Down The Rabbit Hole

M.F.A. Exhibition

March 6, 2014 - March 21, 2014

Location: UCF Art Gallery

The School of Visual Art and Design is proud to present the Master of Fine Art Candidates in their final thesis exhibition Down the Rabbit Hole. These seven artists present the story of their journey; the chaotic descent into the psyche culminating in discovery.

Opening Reception is Thursday, March 13 from 6 pm to 8 pm. Refreshments will be served. Musical guest John Lazar will perform.

The Artists

Shelly Bradon’s work addresses the life of an 8-year old girl living with physical disabilities. This body of work incorporates a variety of media to communicate the struggles and victories found in this story.

Stephanie Cafcules is influenced by art history and inspired by textures and patterns in nature. A main process throughout her work is the transformation of synthetic materials either physically or chemically. Controlling form and material is just as important as the uncontrolled outcomes process yields.

David Dannelly’s work is a series of short narrative animations which analyze and critique popular media culture through the lenses of philosophy, theology and media theory, and are united through the common thread of his personal observations.

Emilie Finney alters the semiotic system that is our language. Using texts that comprise our common knowledge, she reveals how language defines meaning – and meaning defines intent. Emilie explores what happens when these aspects of language are misaligned or ignored to make a comment on how society treats language.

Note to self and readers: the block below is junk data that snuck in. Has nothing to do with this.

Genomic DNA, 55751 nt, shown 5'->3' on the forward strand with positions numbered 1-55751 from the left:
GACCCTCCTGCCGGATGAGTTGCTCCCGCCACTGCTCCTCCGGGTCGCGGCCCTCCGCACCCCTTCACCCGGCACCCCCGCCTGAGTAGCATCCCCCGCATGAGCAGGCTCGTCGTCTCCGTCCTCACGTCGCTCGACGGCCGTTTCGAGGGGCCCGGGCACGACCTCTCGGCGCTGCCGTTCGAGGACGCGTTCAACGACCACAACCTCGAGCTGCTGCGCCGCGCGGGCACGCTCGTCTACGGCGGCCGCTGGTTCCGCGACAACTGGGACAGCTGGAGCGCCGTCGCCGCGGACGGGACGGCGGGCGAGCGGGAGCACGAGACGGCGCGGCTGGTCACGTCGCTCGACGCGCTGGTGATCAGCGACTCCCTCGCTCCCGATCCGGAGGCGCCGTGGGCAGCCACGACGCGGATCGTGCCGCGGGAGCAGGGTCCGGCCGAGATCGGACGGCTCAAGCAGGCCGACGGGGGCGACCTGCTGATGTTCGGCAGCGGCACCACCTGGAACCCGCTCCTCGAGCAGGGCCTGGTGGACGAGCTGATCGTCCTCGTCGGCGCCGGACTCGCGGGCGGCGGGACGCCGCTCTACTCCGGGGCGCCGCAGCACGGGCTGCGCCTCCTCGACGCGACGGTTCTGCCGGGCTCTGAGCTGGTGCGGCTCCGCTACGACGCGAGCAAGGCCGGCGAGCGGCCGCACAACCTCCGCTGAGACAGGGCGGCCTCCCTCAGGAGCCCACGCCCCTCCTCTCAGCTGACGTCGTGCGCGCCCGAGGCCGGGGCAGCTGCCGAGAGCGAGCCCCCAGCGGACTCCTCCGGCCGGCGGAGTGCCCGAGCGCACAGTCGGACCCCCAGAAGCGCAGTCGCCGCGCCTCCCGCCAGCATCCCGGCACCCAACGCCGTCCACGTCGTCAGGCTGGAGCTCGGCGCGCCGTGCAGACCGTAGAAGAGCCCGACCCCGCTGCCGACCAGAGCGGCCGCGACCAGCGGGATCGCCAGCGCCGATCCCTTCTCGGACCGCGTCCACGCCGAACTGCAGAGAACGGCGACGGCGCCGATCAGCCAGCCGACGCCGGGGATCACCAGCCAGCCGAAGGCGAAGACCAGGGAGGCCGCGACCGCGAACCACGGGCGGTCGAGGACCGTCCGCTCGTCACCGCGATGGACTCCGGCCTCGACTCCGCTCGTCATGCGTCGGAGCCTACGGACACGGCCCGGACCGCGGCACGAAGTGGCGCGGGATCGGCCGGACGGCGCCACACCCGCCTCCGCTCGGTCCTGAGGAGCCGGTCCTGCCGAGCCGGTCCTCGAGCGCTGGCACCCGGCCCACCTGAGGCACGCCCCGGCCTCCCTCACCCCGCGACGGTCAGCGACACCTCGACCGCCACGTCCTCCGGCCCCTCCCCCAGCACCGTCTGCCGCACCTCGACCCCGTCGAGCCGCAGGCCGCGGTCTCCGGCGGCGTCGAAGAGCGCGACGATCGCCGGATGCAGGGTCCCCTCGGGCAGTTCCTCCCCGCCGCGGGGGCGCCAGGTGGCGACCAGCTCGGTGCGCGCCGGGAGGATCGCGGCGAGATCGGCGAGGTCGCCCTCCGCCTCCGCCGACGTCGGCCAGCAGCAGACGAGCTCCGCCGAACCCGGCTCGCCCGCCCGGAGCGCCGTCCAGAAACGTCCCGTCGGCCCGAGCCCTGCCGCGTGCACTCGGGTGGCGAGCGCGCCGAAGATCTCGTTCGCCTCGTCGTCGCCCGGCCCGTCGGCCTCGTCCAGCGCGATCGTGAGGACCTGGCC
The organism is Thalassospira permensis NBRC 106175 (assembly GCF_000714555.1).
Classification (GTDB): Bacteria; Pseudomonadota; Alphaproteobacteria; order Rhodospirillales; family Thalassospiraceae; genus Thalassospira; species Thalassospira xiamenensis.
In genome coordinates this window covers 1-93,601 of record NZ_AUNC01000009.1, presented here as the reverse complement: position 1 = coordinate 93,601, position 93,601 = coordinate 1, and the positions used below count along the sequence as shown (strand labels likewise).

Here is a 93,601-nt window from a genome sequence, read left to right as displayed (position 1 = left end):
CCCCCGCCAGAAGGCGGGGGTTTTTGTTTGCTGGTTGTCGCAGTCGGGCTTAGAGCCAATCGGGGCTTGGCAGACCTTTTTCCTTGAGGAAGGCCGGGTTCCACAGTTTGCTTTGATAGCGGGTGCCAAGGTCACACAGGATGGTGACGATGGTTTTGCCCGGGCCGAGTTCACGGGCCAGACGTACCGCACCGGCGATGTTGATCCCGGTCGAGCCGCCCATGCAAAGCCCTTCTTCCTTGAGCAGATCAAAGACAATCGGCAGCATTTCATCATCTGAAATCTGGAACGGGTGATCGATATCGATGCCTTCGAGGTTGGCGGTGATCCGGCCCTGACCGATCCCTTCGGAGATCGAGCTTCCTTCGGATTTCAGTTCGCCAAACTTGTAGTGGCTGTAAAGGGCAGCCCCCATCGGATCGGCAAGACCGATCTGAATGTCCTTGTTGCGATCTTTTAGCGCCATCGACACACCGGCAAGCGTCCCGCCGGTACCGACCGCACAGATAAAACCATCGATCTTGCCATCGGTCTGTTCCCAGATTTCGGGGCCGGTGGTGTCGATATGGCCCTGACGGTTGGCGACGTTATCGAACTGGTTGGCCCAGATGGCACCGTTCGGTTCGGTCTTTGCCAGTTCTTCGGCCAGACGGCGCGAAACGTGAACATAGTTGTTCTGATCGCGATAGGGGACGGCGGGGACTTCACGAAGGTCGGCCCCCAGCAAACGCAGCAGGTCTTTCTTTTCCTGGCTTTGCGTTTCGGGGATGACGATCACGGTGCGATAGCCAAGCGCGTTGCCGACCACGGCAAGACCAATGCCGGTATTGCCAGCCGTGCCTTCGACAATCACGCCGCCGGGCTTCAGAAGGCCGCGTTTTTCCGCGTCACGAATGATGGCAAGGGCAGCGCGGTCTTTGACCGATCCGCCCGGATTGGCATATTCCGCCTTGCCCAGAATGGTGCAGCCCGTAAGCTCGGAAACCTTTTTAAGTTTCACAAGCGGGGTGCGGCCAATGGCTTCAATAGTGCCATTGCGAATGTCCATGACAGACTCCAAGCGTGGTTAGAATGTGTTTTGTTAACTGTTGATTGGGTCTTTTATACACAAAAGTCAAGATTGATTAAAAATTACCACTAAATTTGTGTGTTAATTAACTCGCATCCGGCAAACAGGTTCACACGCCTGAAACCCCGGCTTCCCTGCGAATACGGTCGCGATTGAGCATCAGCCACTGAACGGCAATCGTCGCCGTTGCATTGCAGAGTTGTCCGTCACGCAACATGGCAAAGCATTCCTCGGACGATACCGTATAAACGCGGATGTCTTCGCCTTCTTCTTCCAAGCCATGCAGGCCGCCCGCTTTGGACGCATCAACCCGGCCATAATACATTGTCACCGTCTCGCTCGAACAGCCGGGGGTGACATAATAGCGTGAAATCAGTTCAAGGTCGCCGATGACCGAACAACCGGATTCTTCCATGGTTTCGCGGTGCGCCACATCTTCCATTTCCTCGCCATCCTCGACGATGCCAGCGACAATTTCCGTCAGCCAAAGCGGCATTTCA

Jay Flynn combines contemporary and historical photography with sculpture to challenge the expectation of his viewer. He decontextualizes photography provoking the viewer to experience a more immediate, personal encounter with the images and objects.

Samuel Jimenez work recreates consequential scenes from his past through technical drawings and blending of imagery while exploring the possibilities provided by interaction of both common media and the ambiguous nature of memory.

Ivan Riascos was raised Catholic, but struggles with the lack of his own faith. He has created photographic and sculptural icons that reflect a personal re-visioning of biblical scriptures.